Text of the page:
The real estate market is "going to change forever," according to one New-York based apartment rental agency. During an interview on FOX Business’ "Varney & Co." Wednesday, Daniel Mishin, founder and CEO of June Homes, said his company is growing to meet that demand. "People are splitting time between cities. Younger people can't afford to sign 12-month leases," Mishin told host Stuart Varney. "So people are looking for flexibility, convenience and ease." Mishin, who became a successful entrepreneur in his native Ukraine before moving to the United States, is quickly building one of the world’s largest housing companies—without owning a single property. June Homes partners directly with landlords to offer tenants short-term, furnished and renovated rentals in New York City, Washington D.C., San Francisco, Los Angeles, Boston and Philadelphia. The company never charges broker fees, and leases range anywhere between 1-18 months. "June Homes is essentially decreasing the short-term rental prices by working with small mom-and-pop landlords versus large multi-billion dollar real estate conglomerates," Mishin explained. "We built an algorithm that finds apartments that are in slightly worse form than other apartments, slightly cheaper than other apartments," he continued, "we partner with landlords, we renovate them in 72 hours and then put them back on the market under this new model."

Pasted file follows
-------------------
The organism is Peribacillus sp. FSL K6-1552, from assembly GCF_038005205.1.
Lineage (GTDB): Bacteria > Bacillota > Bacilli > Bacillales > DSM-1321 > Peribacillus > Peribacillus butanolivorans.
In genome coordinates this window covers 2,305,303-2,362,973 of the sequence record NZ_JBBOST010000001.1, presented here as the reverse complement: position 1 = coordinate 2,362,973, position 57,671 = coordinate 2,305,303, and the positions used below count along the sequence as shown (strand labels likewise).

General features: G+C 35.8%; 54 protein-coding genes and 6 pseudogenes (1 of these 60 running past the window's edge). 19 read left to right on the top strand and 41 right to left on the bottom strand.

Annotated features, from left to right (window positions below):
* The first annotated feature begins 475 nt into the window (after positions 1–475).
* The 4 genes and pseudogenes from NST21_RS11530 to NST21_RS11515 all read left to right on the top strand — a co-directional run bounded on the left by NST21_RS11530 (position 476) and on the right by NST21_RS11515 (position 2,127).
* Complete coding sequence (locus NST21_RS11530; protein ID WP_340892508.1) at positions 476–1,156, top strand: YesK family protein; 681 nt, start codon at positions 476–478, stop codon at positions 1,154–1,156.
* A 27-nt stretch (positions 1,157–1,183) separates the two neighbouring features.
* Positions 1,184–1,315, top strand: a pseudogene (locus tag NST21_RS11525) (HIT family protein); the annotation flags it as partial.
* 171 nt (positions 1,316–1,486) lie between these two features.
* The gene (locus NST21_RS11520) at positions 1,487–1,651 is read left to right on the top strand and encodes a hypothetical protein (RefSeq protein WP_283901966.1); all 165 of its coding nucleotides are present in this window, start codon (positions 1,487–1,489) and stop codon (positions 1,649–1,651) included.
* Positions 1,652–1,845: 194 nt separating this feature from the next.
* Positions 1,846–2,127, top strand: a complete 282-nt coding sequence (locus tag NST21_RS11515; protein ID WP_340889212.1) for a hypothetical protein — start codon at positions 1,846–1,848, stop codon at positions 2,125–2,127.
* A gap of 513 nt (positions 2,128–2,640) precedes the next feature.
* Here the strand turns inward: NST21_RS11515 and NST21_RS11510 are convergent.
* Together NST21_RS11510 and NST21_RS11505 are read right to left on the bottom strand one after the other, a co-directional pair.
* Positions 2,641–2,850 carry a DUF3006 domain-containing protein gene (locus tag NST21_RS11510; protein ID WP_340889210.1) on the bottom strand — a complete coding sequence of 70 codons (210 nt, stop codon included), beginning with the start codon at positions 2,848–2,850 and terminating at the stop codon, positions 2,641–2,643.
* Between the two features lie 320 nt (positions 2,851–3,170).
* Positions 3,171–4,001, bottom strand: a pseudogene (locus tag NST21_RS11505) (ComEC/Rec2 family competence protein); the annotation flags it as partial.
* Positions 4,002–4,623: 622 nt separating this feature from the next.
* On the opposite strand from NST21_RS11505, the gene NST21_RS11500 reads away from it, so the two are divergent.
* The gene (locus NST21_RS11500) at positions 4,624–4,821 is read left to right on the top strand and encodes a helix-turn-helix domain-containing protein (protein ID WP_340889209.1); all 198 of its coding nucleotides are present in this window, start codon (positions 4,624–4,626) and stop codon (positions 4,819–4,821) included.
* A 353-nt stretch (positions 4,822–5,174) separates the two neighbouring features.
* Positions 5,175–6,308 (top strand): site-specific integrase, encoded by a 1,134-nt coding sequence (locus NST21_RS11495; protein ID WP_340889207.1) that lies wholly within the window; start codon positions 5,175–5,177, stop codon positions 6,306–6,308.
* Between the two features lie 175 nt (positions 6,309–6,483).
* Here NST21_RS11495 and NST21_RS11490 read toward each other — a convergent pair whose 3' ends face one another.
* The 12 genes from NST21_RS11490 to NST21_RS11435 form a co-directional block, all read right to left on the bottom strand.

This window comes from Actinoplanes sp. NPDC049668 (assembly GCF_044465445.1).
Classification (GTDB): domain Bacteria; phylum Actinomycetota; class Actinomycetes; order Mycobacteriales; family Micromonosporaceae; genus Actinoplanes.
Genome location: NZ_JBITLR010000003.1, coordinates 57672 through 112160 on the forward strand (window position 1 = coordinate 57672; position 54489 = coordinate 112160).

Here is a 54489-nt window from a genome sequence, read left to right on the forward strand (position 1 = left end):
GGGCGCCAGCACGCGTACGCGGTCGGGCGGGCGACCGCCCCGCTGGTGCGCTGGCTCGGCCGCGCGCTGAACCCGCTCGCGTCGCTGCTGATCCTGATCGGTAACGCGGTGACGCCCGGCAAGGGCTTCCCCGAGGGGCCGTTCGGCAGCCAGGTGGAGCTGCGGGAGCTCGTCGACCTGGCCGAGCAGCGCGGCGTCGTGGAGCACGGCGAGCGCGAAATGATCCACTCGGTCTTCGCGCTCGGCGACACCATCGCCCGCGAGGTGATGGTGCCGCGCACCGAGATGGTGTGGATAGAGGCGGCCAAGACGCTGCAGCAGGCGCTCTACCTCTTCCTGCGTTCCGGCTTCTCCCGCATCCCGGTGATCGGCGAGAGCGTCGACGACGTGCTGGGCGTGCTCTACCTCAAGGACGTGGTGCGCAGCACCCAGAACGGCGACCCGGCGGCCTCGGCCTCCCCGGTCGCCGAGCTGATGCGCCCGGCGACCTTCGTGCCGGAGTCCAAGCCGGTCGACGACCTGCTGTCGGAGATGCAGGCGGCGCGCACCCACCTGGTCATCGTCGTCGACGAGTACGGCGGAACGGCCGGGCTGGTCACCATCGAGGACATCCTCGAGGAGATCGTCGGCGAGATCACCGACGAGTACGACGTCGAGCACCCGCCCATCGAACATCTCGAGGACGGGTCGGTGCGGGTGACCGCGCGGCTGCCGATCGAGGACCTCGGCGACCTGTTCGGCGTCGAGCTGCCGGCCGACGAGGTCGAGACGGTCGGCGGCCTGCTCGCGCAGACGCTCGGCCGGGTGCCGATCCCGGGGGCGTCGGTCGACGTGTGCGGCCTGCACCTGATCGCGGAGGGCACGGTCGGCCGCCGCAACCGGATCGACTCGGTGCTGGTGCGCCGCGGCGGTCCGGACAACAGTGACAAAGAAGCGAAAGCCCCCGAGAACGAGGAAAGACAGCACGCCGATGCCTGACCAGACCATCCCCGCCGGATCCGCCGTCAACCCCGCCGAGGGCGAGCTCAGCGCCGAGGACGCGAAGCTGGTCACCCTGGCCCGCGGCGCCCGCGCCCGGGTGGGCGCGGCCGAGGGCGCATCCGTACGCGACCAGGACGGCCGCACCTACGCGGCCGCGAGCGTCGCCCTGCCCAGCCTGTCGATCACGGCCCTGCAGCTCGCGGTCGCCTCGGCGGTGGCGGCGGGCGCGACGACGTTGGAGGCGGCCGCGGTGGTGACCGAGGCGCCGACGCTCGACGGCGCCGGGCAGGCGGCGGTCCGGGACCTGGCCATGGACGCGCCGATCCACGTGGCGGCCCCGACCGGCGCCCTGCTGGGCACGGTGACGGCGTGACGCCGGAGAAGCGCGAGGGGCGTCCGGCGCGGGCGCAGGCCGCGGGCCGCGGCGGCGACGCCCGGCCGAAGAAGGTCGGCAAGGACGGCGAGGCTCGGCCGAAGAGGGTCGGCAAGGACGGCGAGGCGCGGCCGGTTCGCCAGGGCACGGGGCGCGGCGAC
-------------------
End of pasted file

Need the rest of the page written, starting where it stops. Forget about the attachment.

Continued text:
The CEO added that recent demand for short-term leases among millennials is creating a supply shortage that they’re working to fix. "Our tenant demand has grown two-point-five times just quarter over quarter," Mishin said. "We're running out of apartments in all major U.S. cities, and the demand is there." A recent financial backing by venture investors is helping June Homes to boost supply. "We are working with landlords to convert their multi-family or single-family homes in this new use that has a lot of demand, that decreases their vacancy time by ten times, that allows them to eliminate broker fees, management fees and stop paying various middlemen," Mishin clarified, "which at the end of the day, decreases the rental prices for consumers."